Hero Worshiped

By Yabroff, Jennie | Newsweek, August 16, 2010 | Go to article overview

Hero Worshiped


Yabroff, Jennie, Newsweek


Byline: Jennie Yabroff

Who killed Pat Tillman? A film asks instead: who created his myth?

Watch just a few seconds of the footage the major news outlets ran nearly nonstop in the weeks following Pat Tillman's death and you'll get a crash course in Mythmaking 101. Flags wave. Slo-mo footage of the pro football player turned Army Ranger is intercut with still photographs from his life. Stirring music swells, while a somber-voiced narrator intones that Tillman was an "unflinching patriot" who gave his life for his country. It's the narrative that was propagated by George W. Bush when he said, "Pat Tillman loved the game of football. Yet he loved America even more."

Did he? The reality is, only Tillman's family knows why he gave up his football career to join the Army, and only a few of the troops present on the day he died know the exact circumstances of his death. A new documentary, The Tillman Story, questions our need to idolize Tillman, and our desire for tidy answers about why he decided to enlist in the Army and what happened the day he died. Filmmaker Amir Bar-Lev scrupulously avoids the sort of speculation and psychoanalyzing that the media engaged in following Tillman's death, yet he employs some of the same techniques as the news reports he criticizes. All of which raises a question: can a film that aims to counteract propaganda avoid becoming propaganda itself?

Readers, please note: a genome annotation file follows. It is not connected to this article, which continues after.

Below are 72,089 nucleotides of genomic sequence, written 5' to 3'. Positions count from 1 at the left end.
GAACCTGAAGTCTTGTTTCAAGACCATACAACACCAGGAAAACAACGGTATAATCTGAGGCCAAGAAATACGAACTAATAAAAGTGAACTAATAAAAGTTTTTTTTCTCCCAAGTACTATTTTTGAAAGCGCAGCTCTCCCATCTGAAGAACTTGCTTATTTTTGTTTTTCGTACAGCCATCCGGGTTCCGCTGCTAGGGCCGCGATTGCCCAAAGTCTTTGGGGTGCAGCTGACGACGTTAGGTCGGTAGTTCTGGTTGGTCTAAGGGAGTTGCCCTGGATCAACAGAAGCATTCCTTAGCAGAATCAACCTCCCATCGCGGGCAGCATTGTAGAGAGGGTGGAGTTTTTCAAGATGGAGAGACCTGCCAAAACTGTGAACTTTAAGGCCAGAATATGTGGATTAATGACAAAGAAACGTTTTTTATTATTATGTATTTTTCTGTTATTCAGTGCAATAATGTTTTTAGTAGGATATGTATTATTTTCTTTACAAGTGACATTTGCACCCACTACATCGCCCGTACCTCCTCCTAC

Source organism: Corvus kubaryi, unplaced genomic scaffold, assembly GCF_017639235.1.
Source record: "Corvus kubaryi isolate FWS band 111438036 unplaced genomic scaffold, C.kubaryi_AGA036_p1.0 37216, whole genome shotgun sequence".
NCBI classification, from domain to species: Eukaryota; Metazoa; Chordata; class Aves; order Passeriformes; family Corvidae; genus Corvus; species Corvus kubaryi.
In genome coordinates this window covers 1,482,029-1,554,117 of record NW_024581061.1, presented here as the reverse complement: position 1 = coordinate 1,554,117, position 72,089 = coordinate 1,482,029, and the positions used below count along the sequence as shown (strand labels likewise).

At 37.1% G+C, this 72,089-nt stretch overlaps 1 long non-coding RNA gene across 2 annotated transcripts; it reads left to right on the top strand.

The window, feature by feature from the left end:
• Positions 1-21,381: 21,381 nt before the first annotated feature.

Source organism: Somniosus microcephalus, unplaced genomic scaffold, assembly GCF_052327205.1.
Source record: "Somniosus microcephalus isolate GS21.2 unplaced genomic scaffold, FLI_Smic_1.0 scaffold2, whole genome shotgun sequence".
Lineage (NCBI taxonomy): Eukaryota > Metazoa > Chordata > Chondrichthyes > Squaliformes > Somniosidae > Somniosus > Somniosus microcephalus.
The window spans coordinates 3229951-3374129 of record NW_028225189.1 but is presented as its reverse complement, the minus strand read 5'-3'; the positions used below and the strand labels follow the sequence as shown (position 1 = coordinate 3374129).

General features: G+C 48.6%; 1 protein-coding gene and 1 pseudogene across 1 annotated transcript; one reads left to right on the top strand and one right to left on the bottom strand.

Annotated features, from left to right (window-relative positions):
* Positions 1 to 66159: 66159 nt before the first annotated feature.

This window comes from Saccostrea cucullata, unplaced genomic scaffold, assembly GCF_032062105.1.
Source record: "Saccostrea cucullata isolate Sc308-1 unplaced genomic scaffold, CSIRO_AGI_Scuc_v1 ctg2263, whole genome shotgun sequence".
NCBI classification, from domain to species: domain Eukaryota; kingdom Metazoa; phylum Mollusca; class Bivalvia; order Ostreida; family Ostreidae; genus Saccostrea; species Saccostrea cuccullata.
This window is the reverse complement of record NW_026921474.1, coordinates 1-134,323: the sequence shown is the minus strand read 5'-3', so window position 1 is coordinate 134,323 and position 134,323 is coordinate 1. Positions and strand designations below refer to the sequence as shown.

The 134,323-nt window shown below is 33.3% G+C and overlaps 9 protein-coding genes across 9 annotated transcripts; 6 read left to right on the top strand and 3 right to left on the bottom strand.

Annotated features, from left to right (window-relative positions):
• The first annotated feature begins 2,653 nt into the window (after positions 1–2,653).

We are used to a certain degree of artifice in works of fiction--art, Picasso said, is the lie that tells the truth--but from their earliest days documentaries have manipulated facts and images just as much as narrative films. In 1922's Nanook of the North, filmmaker Robert Flaherty staged scenes, demanded theInuit actors hunt with traditional spears instead of the guns they normally used, and even changed the name of the lead character (Allakariallak of the North just didn't have the same ring to it). In the ensuing years, documentarians began using verite techniques with the aim of presenting a more "realistic" view of their subjects. The handheld camerawork, fuzzy sound quality, and lack of narration gave verite films a patina of authenticity, but that doesn't mean they weren't every bit as manipulative as their more polished counterparts. …

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